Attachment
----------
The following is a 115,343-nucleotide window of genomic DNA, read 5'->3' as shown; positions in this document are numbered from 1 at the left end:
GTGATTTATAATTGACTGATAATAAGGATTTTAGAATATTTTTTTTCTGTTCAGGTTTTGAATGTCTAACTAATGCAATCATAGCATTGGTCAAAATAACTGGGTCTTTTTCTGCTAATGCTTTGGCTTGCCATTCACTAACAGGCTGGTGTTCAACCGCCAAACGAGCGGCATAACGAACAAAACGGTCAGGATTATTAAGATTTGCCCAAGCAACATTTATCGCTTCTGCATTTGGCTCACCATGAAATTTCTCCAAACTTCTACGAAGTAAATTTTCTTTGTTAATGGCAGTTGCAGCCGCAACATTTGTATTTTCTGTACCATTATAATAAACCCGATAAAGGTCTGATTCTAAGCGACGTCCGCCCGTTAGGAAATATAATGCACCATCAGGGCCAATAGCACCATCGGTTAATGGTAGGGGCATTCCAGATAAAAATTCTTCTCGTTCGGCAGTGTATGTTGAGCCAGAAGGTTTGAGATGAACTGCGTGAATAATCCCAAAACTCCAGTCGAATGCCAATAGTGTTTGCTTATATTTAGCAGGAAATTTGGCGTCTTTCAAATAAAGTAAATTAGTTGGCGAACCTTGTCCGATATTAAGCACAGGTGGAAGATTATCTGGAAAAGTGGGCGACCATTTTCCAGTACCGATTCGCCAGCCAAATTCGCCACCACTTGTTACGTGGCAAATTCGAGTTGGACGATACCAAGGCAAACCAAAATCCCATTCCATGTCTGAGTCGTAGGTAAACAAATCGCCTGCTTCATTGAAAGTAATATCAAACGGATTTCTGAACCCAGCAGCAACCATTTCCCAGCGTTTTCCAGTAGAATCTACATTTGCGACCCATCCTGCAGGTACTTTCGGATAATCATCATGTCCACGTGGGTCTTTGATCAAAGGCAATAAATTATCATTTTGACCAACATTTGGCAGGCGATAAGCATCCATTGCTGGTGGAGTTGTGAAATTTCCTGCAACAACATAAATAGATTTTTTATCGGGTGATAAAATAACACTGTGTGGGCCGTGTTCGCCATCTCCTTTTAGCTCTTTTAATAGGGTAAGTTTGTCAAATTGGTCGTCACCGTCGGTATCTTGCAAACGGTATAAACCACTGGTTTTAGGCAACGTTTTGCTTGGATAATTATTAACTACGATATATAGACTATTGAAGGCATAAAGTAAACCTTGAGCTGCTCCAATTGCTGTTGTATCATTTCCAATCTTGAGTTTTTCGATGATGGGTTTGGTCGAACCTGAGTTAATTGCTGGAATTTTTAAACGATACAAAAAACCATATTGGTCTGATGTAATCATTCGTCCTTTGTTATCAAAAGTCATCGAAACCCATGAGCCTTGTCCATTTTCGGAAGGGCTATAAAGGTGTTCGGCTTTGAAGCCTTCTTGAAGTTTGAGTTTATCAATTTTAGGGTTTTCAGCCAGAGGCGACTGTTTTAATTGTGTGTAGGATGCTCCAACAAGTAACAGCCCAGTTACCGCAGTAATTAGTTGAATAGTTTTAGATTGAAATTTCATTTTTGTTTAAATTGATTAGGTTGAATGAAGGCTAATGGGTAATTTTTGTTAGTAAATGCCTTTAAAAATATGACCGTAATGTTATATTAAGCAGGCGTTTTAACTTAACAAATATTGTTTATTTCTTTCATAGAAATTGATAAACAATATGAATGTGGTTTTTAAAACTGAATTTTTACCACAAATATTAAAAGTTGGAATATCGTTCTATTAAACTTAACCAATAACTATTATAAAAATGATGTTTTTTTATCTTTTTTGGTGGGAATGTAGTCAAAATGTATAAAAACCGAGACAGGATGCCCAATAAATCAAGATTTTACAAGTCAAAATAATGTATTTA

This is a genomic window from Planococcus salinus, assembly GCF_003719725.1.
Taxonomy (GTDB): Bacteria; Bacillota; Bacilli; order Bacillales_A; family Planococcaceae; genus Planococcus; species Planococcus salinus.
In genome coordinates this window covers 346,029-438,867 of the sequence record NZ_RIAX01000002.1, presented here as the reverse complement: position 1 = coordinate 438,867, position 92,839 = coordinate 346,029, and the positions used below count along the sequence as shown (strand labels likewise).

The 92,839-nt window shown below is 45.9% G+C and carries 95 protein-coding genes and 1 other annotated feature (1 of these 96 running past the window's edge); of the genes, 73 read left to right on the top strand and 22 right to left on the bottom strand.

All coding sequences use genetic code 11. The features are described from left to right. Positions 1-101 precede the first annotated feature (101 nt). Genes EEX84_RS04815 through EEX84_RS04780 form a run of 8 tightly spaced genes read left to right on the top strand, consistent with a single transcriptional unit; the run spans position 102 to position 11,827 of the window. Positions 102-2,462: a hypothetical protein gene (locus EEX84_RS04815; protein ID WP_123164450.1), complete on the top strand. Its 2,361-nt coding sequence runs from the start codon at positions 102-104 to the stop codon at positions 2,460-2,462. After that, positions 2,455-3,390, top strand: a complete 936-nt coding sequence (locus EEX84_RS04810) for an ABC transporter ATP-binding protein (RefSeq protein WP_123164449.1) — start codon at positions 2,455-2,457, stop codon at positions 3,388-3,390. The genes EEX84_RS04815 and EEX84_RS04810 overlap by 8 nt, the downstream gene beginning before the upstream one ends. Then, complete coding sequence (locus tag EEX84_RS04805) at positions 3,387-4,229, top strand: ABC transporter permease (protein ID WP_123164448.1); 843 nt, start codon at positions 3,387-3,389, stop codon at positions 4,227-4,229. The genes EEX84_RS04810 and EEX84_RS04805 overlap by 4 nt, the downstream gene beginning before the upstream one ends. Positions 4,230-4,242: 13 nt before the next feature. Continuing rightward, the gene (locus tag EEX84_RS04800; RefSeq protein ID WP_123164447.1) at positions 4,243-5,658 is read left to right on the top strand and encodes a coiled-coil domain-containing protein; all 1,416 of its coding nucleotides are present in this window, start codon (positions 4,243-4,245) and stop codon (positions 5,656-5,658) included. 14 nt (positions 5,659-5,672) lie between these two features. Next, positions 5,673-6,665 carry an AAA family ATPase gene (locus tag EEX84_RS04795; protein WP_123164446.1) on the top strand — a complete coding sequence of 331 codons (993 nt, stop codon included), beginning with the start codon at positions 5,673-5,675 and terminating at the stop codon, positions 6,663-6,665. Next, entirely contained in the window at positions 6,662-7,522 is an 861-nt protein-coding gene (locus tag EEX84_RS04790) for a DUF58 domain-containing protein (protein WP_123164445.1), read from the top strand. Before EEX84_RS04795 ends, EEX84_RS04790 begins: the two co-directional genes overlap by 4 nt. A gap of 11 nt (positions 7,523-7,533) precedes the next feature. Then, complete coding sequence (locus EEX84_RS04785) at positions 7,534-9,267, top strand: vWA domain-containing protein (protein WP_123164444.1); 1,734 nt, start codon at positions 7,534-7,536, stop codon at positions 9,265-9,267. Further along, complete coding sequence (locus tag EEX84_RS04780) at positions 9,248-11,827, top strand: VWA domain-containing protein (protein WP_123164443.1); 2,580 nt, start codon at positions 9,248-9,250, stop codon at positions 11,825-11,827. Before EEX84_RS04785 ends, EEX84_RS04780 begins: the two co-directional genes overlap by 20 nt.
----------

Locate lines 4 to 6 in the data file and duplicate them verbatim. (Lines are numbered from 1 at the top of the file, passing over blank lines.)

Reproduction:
Taxonomy (GTDB): Bacteria; Bacillota; Bacilli; order Bacillales_A; family Planococcaceae; genus Planococcus; species Planococcus salinus.
In genome coordinates this window covers 346,029-438,867 of the sequence record NZ_RIAX01000002.1, presented here as the reverse complement: position 1 = coordinate 438,867, position 92,839 = coordinate 346,029, and the positions used below count along the sequence as shown (strand labels likewise).

The 92,839-nt window shown below is 45.9% G+C and carries 95 protein-coding genes and 1 other annotated feature (1 of these 96 running past the window's edge); of the genes, 73 read left to right on the top strand and 22 right to left on the bottom strand.